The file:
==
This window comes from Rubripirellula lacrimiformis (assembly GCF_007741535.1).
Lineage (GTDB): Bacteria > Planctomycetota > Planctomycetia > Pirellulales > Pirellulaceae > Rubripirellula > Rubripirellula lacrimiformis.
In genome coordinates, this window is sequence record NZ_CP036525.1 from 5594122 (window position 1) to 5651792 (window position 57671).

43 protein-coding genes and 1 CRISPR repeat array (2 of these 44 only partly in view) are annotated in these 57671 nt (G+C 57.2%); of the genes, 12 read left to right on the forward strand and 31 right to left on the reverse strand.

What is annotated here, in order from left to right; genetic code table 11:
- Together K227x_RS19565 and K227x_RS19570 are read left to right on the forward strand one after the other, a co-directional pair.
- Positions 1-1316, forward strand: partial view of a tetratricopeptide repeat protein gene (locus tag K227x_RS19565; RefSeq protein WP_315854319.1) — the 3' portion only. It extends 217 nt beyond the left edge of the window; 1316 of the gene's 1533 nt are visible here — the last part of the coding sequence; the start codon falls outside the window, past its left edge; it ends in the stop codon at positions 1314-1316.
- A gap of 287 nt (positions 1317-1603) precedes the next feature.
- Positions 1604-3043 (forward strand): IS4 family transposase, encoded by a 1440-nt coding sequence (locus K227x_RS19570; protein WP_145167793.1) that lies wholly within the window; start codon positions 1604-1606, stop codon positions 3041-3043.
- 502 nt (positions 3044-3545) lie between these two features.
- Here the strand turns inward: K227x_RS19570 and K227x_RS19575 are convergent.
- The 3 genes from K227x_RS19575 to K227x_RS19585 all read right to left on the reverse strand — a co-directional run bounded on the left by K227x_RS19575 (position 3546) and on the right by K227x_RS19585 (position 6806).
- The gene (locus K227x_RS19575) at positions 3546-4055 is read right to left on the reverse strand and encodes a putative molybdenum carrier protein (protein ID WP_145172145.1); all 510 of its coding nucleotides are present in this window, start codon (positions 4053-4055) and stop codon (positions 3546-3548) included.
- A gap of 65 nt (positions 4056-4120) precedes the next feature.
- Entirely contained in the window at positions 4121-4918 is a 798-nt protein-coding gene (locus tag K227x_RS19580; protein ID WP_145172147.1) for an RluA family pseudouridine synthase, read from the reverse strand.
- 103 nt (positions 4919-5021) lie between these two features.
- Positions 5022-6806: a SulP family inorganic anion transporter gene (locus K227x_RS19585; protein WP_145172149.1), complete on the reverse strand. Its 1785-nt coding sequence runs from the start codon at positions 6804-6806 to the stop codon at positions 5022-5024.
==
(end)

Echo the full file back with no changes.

This window comes from Rubripirellula lacrimiformis (assembly GCF_007741535.1).
Lineage (GTDB): Bacteria > Planctomycetota > Planctomycetia > Pirellulales > Pirellulaceae > Rubripirellula > Rubripirellula lacrimiformis.
In genome coordinates, this window is sequence record NZ_CP036525.1 from 5594122 (window position 1) to 5651792 (window position 57671).

43 protein-coding genes and 1 CRISPR repeat array (2 of these 44 only partly in view) are annotated in these 57671 nt (G+C 57.2%); of the genes, 12 read left to right on the forward strand and 31 right to left on the reverse strand.

What is annotated here, in order from left to right; genetic code table 11:
- Together K227x_RS19565 and K227x_RS19570 are read left to right on the forward strand one after the other, a co-directional pair.
- Positions 1-1316, forward strand: partial view of a tetratricopeptide repeat protein gene (locus tag K227x_RS19565; RefSeq protein WP_315854319.1) — the 3' portion only. It extends 217 nt beyond the left edge of the window; 1316 of the gene's 1533 nt are visible here — the last part of the coding sequence; the start codon falls outside the window, past its left edge; it ends in the stop codon at positions 1314-1316.
- A gap of 287 nt (positions 1317-1603) precedes the next feature.
- Positions 1604-3043 (forward strand): IS4 family transposase, encoded by a 1440-nt coding sequence (locus K227x_RS19570; protein WP_145167793.1) that lies wholly within the window; start codon positions 1604-1606, stop codon positions 3041-3043.
- 502 nt (positions 3044-3545) lie between these two features.
- Here the strand turns inward: K227x_RS19570 and K227x_RS19575 are convergent.
- The 3 genes from K227x_RS19575 to K227x_RS19585 all read right to left on the reverse strand — a co-directional run bounded on the left by K227x_RS19575 (position 3546) and on the right by K227x_RS19585 (position 6806).
- The gene (locus K227x_RS19575) at positions 3546-4055 is read right to left on the reverse strand and encodes a putative molybdenum carrier protein (protein ID WP_145172145.1); all 510 of its coding nucleotides are present in this window, start codon (positions 4053-4055) and stop codon (positions 3546-3548) included.
- A gap of 65 nt (positions 4056-4120) precedes the next feature.
- Entirely contained in the window at positions 4121-4918 is a 798-nt protein-coding gene (locus tag K227x_RS19580; protein ID WP_145172147.1) for an RluA family pseudouridine synthase, read from the reverse strand.
- 103 nt (positions 4919-5021) lie between these two features.
- Positions 5022-6806: a SulP family inorganic anion transporter gene (locus K227x_RS19585; protein WP_145172149.1), complete on the reverse strand. Its 1785-nt coding sequence runs from the start codon at positions 6804-6806 to the stop codon at positions 5022-5024.